Emmett Till Historic Intrepid Center - Atlas Obscura

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Emmett Till Historic Intrepid Center

Glendora, Mississippi

Young Emmett Till's tragic story, which sparked America's civil rights movement, is retold near the site where it occurred. 


On August 28, 1955, a 14-year-old boy from Chicago named Emmett Till was murdered in the Mississippi Delta, on the spurious grounds of whistling at a white woman. The woman’s husband and half-brother abducted him from his home and held him prisoner, beating and killing the boy and then throwing his remains into the Tallahatchie River weighted down by the fan from a cotton gin. Emmett’s mother, Mamie Till-Mobley, made the brave decision to share her grief publicly, publishing photos of the boy’s body in Jet magazine. The shock and revulsion of the crime was one of the key flashpoints of the American civil rights movement.

When retelling Emmett Till’s story, do the details matter? Which bridge was he thrown from? Where was he held in his final moments? While these facts do not affect the overall truth of the story, they make a great impact upon those left behind. That piece of the narrative is told at the Emmett Till Historic Intrepid Center, or the E.T.H.I.C. Museum, located in Glendora, Mississippi.

The E.T.H.I.C. Museum interprets the facts of the Till case through experiences. The museum is housed in the former Glendora Cotton Gin. The museum claims that the fan used in the Till murder came from this facility, and that Till was thrown into the river nearby from the Black Bayou Bridge, where it was carried to Graball’s Landing. The Mississippi Department of Archives and History has contested these claims.

Here, it is important to note that the E.T.H.I.C. Museum is the vision of one man, Johnny B. Thomas, the longtime mayor of Glendora. Thomas claims to be the son of Henry Lee Loggins, who was present at the crime, but both of those details are murky as well. The piece that is crystal clear, however, is the crippling inequity that has seized Glendora, where nearly every resident lives below the poverty line. The museum and the civil rights tourism generated from its existence is a lifeline for much of the money coming into the town, and Mayor Thomas has vigorously contested for decades that Glendora is central to Till’s story to support its place as an economic engine for its revival.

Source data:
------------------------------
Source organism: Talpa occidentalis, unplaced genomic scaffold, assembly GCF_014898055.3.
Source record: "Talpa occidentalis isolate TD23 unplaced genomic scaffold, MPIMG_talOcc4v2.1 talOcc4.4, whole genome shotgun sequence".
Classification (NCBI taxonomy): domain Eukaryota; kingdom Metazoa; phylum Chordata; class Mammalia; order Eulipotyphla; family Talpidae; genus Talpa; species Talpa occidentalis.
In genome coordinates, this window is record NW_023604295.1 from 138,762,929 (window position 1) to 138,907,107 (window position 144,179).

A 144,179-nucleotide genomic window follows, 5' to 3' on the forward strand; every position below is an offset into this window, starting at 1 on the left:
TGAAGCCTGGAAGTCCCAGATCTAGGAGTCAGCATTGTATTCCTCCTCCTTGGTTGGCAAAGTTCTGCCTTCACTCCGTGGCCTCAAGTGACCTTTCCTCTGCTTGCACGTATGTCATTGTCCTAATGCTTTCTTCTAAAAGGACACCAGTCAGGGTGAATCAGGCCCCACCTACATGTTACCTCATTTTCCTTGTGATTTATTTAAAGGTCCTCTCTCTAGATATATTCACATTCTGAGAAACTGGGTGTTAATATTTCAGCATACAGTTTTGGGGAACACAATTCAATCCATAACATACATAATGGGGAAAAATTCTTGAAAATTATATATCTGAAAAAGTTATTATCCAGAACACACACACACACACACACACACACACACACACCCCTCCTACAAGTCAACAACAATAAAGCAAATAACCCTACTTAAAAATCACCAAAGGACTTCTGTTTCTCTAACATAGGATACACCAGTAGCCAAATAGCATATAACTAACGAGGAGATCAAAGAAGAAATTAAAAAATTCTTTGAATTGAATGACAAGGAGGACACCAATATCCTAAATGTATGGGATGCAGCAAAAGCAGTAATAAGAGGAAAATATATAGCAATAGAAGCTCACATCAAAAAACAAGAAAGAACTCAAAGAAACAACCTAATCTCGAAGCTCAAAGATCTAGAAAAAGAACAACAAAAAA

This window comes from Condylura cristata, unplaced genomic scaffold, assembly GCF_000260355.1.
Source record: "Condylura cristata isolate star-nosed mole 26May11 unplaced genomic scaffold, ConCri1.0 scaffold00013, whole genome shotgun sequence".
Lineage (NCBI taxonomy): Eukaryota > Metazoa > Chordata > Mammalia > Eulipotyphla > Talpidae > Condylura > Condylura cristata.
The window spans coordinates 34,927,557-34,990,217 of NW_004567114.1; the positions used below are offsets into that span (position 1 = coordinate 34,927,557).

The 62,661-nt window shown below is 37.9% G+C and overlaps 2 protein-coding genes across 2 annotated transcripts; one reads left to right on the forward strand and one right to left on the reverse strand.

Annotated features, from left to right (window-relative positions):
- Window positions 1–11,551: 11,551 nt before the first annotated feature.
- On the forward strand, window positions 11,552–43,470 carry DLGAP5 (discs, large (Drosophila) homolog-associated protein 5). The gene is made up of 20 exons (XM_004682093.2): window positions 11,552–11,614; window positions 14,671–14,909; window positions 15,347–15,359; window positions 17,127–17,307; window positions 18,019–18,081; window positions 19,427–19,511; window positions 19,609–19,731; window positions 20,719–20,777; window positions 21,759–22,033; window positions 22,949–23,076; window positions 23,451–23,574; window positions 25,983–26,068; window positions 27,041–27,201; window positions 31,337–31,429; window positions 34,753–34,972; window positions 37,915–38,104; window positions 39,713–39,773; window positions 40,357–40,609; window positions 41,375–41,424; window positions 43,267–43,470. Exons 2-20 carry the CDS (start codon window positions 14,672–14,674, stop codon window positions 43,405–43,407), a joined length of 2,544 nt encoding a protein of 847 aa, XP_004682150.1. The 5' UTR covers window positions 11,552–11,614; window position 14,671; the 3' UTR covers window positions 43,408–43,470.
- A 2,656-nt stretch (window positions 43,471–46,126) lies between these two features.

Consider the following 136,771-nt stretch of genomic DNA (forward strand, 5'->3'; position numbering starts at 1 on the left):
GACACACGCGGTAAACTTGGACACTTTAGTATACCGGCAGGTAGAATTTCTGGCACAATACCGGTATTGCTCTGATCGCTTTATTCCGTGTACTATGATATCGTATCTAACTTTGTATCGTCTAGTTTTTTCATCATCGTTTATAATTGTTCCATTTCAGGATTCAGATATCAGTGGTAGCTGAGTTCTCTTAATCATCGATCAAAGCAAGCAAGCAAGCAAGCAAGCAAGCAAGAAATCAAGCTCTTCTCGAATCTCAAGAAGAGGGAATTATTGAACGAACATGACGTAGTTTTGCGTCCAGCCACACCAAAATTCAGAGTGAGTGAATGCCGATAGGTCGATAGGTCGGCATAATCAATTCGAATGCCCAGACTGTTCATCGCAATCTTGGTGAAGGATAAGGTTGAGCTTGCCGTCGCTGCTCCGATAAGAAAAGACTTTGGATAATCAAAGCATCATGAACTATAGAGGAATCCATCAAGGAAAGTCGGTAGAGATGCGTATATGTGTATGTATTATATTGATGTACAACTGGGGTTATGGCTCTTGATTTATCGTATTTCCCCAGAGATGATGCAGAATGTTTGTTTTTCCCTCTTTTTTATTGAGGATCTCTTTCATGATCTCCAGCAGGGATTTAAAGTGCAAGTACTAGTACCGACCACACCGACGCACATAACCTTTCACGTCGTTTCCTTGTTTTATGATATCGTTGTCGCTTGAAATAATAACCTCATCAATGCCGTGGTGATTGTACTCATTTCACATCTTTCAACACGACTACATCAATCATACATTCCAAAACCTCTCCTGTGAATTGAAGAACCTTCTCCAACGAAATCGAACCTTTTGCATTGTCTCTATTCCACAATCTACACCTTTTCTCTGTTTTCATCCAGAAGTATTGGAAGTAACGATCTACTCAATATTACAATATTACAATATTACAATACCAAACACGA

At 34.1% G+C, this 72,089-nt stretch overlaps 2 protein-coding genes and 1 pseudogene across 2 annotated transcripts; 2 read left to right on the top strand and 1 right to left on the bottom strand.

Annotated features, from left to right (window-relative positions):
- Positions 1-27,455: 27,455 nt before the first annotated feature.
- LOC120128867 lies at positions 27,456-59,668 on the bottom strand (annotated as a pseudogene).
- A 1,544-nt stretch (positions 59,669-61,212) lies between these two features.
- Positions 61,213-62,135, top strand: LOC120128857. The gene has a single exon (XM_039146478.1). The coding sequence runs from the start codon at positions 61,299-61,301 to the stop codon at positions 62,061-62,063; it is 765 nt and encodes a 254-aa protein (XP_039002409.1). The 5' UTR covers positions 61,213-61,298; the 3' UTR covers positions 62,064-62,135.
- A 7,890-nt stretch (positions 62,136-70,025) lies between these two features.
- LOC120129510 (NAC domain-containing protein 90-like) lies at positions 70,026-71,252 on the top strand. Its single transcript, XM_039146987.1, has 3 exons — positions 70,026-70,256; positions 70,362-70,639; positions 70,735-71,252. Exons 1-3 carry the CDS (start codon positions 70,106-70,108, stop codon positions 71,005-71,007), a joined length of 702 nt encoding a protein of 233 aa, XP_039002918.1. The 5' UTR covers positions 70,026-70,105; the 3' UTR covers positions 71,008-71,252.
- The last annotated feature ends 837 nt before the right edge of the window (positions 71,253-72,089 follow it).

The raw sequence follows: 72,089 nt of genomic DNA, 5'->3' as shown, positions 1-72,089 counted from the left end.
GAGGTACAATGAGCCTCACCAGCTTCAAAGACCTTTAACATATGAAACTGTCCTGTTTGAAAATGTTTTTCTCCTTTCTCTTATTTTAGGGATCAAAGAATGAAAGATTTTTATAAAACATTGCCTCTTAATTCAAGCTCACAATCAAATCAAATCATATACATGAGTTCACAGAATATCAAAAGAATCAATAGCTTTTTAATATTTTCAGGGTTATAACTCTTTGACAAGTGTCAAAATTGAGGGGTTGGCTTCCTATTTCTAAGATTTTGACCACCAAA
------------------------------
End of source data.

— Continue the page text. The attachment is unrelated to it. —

With the renewal of interest in Till’s story in the early 2020s, and the establishment of the Emmett Till and Mamie Till-Mobley National Monument in 2023, more eyes have been cast upon the town. Due to its uncertain provenance, the E.T.H.I.C. Museum is not part of the National Monument, however, the building’s authenticity is less important than the power and vigor of the history it interprets. Visitors can expect to find recreations of many of the most striking locations from the lynching, including Till’s Mississippi guest bedroom, the Bryant’s Grocery where the inciting incident occurred, and his coffin. The tour will be led by a guide, usually either Mr. Thomas himself or a local Glendora resident. And visitors will be expected to purchase merchandise, including a book of Glendora’s history written by Mr. Thomas himself.

While some of the museum’s claims may be under dispute, the collection is straightforward and faithful to the broader history of the time, and the museum has now been in existence long enough to develop its own history as one of the original museums interpreting this time and place. To the degree that any piece of this feels exploitative, one must think of Mamie Till-Mobley’s own decision to share her private grief with the world. The cost of one’s own discomfort is nothing compared with the clarity of a greater understanding of the eternal struggle towards equality and justice for all.

Know Before You Go

Check the website for hours and admission fee information. Guests are expected to first watch a video before entering the museum's exhibit. Photography is not allowed inside the museum.

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